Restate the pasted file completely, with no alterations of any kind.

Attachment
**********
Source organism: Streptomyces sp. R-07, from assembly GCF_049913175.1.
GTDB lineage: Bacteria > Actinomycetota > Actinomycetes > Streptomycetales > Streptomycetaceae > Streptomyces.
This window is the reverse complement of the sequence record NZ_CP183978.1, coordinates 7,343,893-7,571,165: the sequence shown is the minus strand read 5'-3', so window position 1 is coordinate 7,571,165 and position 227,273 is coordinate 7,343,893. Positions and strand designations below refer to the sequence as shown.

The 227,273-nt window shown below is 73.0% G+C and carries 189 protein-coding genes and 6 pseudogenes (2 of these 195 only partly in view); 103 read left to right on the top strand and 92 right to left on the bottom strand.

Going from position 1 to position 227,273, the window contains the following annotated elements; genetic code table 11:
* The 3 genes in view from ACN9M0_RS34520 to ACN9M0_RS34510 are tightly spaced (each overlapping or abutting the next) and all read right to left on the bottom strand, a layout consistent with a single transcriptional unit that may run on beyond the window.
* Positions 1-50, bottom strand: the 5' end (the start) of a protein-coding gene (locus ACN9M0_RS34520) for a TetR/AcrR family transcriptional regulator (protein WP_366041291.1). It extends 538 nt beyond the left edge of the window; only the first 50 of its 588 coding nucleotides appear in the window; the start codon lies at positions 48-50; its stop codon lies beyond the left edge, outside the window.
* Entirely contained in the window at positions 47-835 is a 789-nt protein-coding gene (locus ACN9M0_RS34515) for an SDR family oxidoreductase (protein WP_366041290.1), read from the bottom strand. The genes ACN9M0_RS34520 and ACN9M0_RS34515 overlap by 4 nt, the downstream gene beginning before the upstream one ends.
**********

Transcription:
Source organism: Streptomyces sp. R-07, from assembly GCF_049913175.1.
GTDB lineage: Bacteria > Actinomycetota > Actinomycetes > Streptomycetales > Streptomycetaceae > Streptomyces.
This window is the reverse complement of the sequence record NZ_CP183978.1, coordinates 7,343,893-7,571,165: the sequence shown is the minus strand read 5'-3', so window position 1 is coordinate 7,571,165 and position 227,273 is coordinate 7,343,893. Positions and strand designations below refer to the sequence as shown.

The 227,273-nt window shown below is 73.0% G+C and carries 189 protein-coding genes and 6 pseudogenes (2 of these 195 only partly in view); 103 read left to right on the top strand and 92 right to left on the bottom strand.

Going from position 1 to position 227,273, the window contains the following annotated elements; genetic code table 11:
* The 3 genes in view from ACN9M0_RS34520 to ACN9M0_RS34510 are tightly spaced (each overlapping or abutting the next) and all read right to left on the bottom strand, a layout consistent with a single transcriptional unit that may run on beyond the window.
* Positions 1-50, bottom strand: the 5' end (the start) of a protein-coding gene (locus ACN9M0_RS34520) for a TetR/AcrR family transcriptional regulator (protein WP_366041291.1). It extends 538 nt beyond the left edge of the window; only the first 50 of its 588 coding nucleotides appear in the window; the start codon lies at positions 48-50; its stop codon lies beyond the left edge, outside the window.
* Entirely contained in the window at positions 47-835 is a 789-nt protein-coding gene (locus ACN9M0_RS34515) for an SDR family oxidoreductase (protein WP_366041290.1), read from the bottom strand. The genes ACN9M0_RS34520 and ACN9M0_RS34515 overlap by 4 nt, the downstream gene beginning before the upstream one ends.